coordinator! We have partnered with the DPW, DC Commission on Arts and Humanities and the
Downtown BID and have had over 40 neighborhoods survey their boxes. DPW has included 473
boxes into a contract this winter to begin to restore the boxes (removing lead paint and
priming the boxes), and it is our charge have neighborhood organizations adopt
their boxes; matching artists and historians and determining what it is the neighborhood
would like to evoke on/in their boxes to be a true neighborhood icon. The HTC will
establish a review panel to begin reviewing proposals in the early spring to ensure a
quality product, and dispensing funds to assist in the effort. By the way, the Fire call
boxes first appeared in Washington in the 1860s, when they had an elaborate gas light on
top, surrounded by red etched glass announcing its purpose and location. Police call boxes
were added in the 1890s. To find out if your neighborhood is already participating, or for
more information, E-mail me at Callboxes@aol.com.
The people/organization leading the charge on saving the call boxes was
the DC Heritage Tourism Coalition, in particular Kathy Smith, executive director. You can
find them in the phone book, or contact Paul Williams, who was also involved in the
campaign. Best of luck to you; I have one right on my corner that I would be
willing to help refurbish.
While they are not the organization responsible for the city-wide project
to turn the old emergency call boxes into 'works of art,' the Capitol Hill Restoration
Society is involved here on Capitol Hill. Contact Nancy Metzger at firstname.lastname@example.org.
Update on Puerto Rican Lawsuit
Mark Richards, Dupont East, email@example.com
I recently posted information about a lawsuit in which a US District Court
Judge said Congress could grant Puerto Rico the right to vote for President without
becoming a state or passing a Constitutional Amendment. Although the majority of Puerto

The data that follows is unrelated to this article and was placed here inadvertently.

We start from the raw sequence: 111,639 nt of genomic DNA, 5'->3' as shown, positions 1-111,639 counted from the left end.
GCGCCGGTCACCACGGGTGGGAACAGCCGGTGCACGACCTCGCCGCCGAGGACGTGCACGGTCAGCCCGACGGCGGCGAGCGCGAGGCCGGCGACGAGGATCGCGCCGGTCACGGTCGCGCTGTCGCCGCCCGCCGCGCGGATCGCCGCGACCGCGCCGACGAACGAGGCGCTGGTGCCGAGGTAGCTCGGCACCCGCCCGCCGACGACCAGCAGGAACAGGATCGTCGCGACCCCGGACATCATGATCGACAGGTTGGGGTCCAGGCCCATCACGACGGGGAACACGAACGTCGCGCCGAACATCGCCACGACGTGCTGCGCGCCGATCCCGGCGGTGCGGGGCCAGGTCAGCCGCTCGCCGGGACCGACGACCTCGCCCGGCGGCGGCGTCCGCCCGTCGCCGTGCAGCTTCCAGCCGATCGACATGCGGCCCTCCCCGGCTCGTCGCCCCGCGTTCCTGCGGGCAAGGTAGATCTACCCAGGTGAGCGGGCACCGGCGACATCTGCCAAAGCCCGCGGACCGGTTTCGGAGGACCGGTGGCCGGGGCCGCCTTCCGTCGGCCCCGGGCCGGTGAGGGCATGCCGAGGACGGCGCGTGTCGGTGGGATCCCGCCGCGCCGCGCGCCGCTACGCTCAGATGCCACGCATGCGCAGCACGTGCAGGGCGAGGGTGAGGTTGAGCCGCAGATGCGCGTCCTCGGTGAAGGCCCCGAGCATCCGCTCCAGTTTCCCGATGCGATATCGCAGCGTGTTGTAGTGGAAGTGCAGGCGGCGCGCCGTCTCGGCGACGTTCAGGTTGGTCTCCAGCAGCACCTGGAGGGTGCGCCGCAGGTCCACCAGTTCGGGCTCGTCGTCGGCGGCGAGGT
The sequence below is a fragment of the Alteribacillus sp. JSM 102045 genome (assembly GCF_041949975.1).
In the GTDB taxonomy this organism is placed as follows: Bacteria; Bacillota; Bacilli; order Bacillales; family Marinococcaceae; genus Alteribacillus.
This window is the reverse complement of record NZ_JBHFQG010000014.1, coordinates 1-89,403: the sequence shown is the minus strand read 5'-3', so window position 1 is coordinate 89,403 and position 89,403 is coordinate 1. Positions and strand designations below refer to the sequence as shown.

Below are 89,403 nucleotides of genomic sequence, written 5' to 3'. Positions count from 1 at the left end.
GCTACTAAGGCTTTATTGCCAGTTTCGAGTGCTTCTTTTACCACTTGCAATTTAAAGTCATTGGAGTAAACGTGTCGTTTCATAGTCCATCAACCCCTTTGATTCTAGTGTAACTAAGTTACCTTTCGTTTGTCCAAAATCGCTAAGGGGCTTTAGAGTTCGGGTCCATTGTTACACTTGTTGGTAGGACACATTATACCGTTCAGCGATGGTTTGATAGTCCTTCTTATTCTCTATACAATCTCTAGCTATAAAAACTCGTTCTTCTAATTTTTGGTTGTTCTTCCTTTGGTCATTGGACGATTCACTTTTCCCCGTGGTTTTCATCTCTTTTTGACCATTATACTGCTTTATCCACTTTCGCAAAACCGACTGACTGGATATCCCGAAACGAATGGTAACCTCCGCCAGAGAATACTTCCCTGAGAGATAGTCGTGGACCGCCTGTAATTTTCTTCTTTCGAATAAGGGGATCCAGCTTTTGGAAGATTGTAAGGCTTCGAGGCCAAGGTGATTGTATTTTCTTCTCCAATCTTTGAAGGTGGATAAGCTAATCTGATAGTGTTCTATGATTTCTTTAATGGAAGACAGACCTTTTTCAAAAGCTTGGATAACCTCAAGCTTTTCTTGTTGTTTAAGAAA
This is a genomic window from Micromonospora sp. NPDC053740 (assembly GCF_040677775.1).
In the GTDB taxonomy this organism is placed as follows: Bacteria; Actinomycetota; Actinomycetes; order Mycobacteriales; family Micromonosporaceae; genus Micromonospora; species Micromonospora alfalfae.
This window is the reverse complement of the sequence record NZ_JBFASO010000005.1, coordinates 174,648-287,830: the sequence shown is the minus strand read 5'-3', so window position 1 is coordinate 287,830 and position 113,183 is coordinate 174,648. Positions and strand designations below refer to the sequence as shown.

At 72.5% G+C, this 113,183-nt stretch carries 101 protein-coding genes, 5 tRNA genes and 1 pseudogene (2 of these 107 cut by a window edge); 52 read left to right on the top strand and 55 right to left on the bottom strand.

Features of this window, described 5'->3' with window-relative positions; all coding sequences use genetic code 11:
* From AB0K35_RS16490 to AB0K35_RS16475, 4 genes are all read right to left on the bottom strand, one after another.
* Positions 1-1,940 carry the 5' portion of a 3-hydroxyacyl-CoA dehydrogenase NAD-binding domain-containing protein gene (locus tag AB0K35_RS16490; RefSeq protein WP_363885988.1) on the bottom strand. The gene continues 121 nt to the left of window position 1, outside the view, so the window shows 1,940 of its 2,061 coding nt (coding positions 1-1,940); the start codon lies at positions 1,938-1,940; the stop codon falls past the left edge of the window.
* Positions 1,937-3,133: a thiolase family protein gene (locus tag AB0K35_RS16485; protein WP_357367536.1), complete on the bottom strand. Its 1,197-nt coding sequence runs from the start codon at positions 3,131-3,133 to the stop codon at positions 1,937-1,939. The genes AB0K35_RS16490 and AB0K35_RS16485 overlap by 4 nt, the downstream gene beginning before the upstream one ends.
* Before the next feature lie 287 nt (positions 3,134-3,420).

Ricans have not voted in support of statehood, Puerto Ricans are American citizens (whom
Congress exempts from paying federal taxes). Here is an update from The U.S. Council for
Puerto Rico Statehood (http://www.prstatehood.com/):
The First US Circuit Court of Appeals in Boston recently heard arguments concerning
the granting of the vote for President of the United States to the US citizens of Puerto
Rico. The Court ruled in favor of the United States and against the Puerto Rican
plaintiffs of the lawsuit seeking a vote in November's election. In July, US District
Court Judge Jaime Pieras, Jr., ruled that a citizen's right to vote emanates from
citizenship as a 'fundamental right' in a democratic society. The US Department of Justice
argued both in the July case and before the First US Circuit Court, that states, not
individuals, vote for president and vice president through the Electoral College.
According to the US Constitution, each state chooses electors to represent them in the
Electoral College. These electors actually choose the president. If the residents of
Puerto Rico want the right to vote in presidential elections, the island must either
become a state of the Union or the US Constitution must be amended. Presently, Puerto Rico
is a territory of the United States. Its citizens have statutory US citizenship granted by